Playing with learning: a very sociable model

A conversation on Twitter this morning has made me think about play. Playing is all about learning: it can be a solitary activity or done with friends, it can be done in dedicated ‘formally‘ defined play spaces, or it can be done on the bus or in a shop. It can be done within a structure, within set rules, or totally without form or purpose. Play can be defined as ‘action without consequences‘, it’s a ‘free activity standing quite consciously outside ‘ordinary’‘. Normal rules do not apply: it’s a safe space.

Playing is part of exploration

My six stage methodology for learning: exploration is all about playing

I typically use a six step methodology to explore learning: setting the context, demonstrating key elements, allowing leaners to explore it, reflection (both internal and external), formal assessment and footsteps back into our everyday reality. Within this methodology, ‘exploration‘ includes space for ‘playing‘. It’s the place to make mistakes and to learn, without consequence.

It’s odd how organisations can be averse to the word ‘play‘, making the false assumption that unstructured play is somehow less valid than formal approaches, despite the fact that we must surely learn far more in life by playing with things than we do by being taught them. You have to make your own mistakes, and it’s better to make as many of them as possible in the safest way.

If you’ve read any of my recent pieces that bring social and mobile learning alongside this methodology, it won’t come as any surprise that i see ‘exploration‘ (as well as reflection) as key parts of the methodology that can be well supported by social learning, by the provision of semi structured, semi formal spaces where communities can form and play with the learning. Again, it will be no surprise to say that the very safety and lack of consequence that we associate with playing is a part (but only one part) of what’s available through social learning approaches. They are similar, play a subset of exploration, but not identical: exploration in social learning spaces involves challenge and support and there can be consequences, especially for those with low social capital, those unable to survive or thrive in online communities. Using the wrong tone of voice or approach in social learning spaces can lead to ostracising by the group (although i guess that’s true of play groupings too…?).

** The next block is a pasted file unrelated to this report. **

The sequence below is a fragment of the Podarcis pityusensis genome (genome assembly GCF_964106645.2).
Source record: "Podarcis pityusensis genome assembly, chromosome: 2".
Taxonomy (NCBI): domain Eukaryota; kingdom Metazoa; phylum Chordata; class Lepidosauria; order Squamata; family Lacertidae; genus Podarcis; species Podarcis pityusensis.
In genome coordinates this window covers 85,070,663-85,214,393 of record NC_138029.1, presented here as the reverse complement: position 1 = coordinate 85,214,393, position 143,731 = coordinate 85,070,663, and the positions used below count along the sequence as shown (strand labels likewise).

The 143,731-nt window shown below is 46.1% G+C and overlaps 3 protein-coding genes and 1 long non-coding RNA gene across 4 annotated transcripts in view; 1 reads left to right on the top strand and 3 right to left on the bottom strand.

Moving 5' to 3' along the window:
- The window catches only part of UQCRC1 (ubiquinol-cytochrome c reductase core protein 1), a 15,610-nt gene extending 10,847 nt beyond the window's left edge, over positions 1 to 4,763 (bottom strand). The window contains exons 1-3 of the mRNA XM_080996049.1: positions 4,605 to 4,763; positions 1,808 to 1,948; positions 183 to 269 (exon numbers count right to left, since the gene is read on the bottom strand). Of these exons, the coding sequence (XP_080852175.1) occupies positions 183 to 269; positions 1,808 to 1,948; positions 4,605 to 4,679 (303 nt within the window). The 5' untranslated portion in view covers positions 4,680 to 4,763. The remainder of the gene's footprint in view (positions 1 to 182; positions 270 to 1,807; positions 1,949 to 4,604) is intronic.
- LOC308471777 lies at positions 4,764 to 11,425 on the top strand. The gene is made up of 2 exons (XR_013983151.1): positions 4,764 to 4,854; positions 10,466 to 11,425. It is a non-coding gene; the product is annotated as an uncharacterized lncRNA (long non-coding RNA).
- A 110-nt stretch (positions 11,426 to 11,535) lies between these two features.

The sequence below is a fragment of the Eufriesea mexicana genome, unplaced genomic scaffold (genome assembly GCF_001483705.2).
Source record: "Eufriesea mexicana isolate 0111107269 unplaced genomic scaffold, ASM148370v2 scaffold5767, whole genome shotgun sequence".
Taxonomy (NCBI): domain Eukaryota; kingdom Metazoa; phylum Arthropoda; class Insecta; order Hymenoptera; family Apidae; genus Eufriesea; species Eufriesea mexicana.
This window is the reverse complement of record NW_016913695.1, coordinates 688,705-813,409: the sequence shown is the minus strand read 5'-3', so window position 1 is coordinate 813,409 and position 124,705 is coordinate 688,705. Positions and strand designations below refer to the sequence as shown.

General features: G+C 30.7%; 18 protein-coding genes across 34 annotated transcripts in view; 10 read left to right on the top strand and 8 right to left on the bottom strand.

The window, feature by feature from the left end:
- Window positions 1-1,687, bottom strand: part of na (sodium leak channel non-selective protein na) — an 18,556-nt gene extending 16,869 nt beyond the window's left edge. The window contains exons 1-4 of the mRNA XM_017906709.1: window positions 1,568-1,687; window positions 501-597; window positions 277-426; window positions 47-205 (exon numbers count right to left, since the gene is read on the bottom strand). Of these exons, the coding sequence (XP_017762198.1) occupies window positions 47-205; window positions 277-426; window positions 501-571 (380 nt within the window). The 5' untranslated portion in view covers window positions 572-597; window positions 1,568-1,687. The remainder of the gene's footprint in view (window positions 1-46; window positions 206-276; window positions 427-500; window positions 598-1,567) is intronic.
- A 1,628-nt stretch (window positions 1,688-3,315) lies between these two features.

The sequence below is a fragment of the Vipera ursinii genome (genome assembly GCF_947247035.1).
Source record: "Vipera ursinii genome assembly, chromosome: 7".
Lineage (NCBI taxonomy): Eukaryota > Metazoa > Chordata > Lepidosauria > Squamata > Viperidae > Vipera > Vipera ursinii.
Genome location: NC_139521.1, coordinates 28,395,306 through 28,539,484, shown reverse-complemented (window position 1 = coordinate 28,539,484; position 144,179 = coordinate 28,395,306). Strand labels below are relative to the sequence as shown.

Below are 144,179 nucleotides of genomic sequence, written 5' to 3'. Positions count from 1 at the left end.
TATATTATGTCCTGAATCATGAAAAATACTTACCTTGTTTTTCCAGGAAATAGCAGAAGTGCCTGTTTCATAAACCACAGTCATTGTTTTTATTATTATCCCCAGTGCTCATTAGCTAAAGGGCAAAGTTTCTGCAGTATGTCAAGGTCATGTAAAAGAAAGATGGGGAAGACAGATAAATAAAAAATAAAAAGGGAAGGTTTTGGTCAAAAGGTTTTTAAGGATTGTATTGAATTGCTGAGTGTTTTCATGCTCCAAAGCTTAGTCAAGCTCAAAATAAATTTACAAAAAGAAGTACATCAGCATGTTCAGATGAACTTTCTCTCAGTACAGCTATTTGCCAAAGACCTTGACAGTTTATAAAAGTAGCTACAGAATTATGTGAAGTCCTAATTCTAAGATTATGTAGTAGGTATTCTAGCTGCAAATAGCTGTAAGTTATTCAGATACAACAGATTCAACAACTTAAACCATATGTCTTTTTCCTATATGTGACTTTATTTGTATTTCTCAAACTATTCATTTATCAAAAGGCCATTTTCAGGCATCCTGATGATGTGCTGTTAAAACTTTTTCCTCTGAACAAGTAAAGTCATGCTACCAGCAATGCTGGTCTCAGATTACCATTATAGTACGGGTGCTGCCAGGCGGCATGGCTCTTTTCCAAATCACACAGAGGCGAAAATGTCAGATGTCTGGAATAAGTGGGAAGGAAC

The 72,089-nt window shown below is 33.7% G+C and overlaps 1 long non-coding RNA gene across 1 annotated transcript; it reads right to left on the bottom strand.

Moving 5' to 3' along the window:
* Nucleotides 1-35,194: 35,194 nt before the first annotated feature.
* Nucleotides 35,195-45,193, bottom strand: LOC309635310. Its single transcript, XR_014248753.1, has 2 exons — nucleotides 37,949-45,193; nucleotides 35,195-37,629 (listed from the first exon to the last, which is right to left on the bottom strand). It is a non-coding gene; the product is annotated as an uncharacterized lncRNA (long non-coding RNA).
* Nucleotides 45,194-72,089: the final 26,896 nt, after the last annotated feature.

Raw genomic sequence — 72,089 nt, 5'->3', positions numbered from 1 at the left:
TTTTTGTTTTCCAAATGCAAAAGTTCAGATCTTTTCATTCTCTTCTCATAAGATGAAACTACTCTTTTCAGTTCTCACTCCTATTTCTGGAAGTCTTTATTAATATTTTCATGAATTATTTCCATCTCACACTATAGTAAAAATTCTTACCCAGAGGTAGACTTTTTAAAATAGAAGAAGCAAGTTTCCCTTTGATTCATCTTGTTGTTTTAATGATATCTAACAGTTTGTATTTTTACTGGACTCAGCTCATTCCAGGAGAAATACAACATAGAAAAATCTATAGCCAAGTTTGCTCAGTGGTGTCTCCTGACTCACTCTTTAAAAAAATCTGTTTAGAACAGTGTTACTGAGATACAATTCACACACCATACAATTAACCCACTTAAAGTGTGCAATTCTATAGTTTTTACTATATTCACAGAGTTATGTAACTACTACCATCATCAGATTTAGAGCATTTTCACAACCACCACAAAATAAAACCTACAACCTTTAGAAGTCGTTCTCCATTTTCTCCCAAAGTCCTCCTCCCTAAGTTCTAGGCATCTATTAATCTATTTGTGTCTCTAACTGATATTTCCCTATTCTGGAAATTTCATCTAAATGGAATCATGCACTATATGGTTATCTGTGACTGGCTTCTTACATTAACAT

I’m a great believer in using the dynamics of play in learning design: learning is about understanding consequence, about understanding reaction to action, about understanding how change occurs and how we can influence it. This may be in the physical world, understanding how things fit together, but equally in our own minds, understanding how people feel, how we form communities and gangs.

If we have a broad viewpoint, if we are willing to learn from anything around us, then we can better master these things. Take graffiti: I’m currently mapping and collecting patterns of distribution here in Amsterdam of certain groups, using the graffiti to map where different informal communities come together. In itself, the activity has no purpose, but it’s challenging me to think about community, to think about communication, to think about formal and informal spaces. And it’s fun: totally without formal purpose. The fact that i’m playing is what makes it fun, but i’m learning nevertheless.